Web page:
I think I made more than 4 cups of potatoes because I wanted to make sure there was plenty. I hadn’t increased any of the other amounts, so my potatoes were probably a little less saucy than they were supposed to be. These weren’t bad. I wished there was just a little more flavor. Perhaps if I had just increased the amounts of mustard, vinegar, or salt, then that would’ve done the trick. I also didn’t have fresh parsley and I think that would have been a nice addition, as well. It was still good and I ate all the leftovers anyway!

Onion Pinwheels

The onion pinwheel recipe was actually an onion tart recipe. I didn’t feel like making the tart dough/crust and I don’t have a proper tart baking dish. I took the easy way out and used Pillsbury crescent dough. For the amount of onions I made, I bought two cans of the crescent dough. I prepared the onion mix the day before.

Then that morning, I rolled out the crescent dough as a single piece, pinching a bit at the seams so it didn’t totally rip apart. I spread the onion mix across the rectangular piece and rolled it. I then sliced about 1/2″ thick rolls and put then in parchment paper, on top of a baking rack, so that the bottoms wouldn’t get too brown.

These were great as an appetizer and the caraway seeds gave it a unique flavor! Don’t be scared by the amount of onion. Once the crescent tough puffs up between the layer of onion, it provides a nice buttery and flaky component. Also, I didn’t use speck. Instead, I used regular bacon from our local store. I think using a heavier, higher quality bacon or pancetta would tip this over the edge.

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Cucumber Salad

The last dish I cooked is the cucumber salad. I chose to do this to provide some crispness and freshness among all the heavy foods we were eating. I used sour cream because I already had some that I needed for the other recipes. I thought that perhaps Greek yogurt would’ve been a little better for this dish. I also used a dried dill that isn’t overly dry. Overall, I think this was successful and mild in flavor, which was nice. I don’t think it was a favorite among all the other food choices, but I continued to eat some of the leftovers.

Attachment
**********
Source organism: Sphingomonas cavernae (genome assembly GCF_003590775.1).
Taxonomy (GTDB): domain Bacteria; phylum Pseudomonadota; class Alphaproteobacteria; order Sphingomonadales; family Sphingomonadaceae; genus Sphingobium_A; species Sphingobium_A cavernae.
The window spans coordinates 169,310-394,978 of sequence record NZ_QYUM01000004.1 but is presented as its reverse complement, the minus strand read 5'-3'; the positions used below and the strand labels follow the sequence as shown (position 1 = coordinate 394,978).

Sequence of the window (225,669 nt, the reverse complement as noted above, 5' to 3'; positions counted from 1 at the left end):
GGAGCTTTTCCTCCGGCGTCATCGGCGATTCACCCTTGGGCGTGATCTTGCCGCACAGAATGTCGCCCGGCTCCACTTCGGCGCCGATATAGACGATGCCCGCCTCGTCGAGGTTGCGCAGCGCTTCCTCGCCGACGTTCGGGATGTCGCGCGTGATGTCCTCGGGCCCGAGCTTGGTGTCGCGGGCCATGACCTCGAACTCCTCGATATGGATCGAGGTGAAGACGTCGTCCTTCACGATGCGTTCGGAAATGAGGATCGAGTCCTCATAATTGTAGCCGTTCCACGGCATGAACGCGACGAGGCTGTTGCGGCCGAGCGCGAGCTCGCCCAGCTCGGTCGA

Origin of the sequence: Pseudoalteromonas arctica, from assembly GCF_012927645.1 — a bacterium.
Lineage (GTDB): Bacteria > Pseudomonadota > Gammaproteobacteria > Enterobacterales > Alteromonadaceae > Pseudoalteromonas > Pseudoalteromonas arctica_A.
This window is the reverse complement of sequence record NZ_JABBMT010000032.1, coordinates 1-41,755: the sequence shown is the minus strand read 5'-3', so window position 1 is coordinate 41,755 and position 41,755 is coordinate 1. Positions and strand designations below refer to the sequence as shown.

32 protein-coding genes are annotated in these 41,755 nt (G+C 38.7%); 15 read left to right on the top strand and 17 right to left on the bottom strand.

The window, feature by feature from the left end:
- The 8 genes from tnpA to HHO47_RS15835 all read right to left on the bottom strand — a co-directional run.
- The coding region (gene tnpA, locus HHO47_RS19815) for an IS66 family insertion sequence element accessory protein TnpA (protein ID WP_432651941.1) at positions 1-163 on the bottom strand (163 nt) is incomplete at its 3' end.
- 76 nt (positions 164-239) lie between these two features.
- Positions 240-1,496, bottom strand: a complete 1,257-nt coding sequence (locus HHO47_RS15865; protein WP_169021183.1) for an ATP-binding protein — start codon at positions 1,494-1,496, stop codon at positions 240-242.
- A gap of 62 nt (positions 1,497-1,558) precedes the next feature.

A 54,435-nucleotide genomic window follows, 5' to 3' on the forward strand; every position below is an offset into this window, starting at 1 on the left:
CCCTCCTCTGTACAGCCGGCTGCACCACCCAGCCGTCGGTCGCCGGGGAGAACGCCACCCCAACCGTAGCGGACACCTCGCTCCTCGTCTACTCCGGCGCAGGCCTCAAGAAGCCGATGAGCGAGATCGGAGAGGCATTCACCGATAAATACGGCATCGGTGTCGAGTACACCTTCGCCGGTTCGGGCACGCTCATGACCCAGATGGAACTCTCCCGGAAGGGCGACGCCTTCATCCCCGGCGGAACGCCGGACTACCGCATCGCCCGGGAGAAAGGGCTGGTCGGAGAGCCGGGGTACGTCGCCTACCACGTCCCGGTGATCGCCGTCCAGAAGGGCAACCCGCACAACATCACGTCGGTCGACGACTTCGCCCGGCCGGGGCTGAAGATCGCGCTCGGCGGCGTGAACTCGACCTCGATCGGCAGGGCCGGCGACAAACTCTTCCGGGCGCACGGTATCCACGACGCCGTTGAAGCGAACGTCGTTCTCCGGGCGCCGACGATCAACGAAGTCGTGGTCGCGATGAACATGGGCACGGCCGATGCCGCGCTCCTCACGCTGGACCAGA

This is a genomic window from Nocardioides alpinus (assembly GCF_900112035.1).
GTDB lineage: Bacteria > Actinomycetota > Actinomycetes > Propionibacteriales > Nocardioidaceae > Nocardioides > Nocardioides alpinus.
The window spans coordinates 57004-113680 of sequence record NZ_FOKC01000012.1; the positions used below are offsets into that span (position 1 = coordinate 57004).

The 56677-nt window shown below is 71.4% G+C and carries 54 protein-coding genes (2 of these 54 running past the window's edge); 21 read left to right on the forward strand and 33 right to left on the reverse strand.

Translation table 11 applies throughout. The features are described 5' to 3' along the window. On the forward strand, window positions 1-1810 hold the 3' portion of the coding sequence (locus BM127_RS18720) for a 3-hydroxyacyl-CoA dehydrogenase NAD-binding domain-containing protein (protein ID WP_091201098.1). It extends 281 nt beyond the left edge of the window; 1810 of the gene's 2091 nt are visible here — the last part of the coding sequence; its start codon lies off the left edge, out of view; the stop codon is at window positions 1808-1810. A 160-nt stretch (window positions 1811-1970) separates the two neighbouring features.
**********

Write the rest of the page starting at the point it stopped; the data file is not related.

Now comes my talented friends!

Spatzle Casserole

Lindsay made two dishes. She made spatzle, which is sort of like a pasta dish. Normally, the dough is shaped by pushing it through a colander with wide holes. Because Lindsay didn’t a colander that fit the description, she ended up manually shaping the spatzle into more of a small dumpling shape to make a casserole with caramelized onions. This was another great alternative for non-beef eaters and made for a good entree or side!

Bee Sting Bars

Lindsay also made bee sting bars, traditionally called “Bienenstich”. I had sent her a recipe for a bee sting cake, but she was worried about prepping it ahead of time. She did a little more searching and found bars. She was worried about this, too, because there was no cream on the bars like the cake did. She ended up just making the bars and they were so good. Buttery bottom and a sweet layer with almonds on top. These were even better the next day!

Coconut Pecan Chocolate Balls

Last, but not least, were Liz’s delectable brownie bites with a coconut pecan frosting mixed right in there. These were ooey, gooey and delicious. I felt like eating just one was like I had an entire slice – it was so rich and these were a huge hit with our guests. I might just have to steal this for my next get together!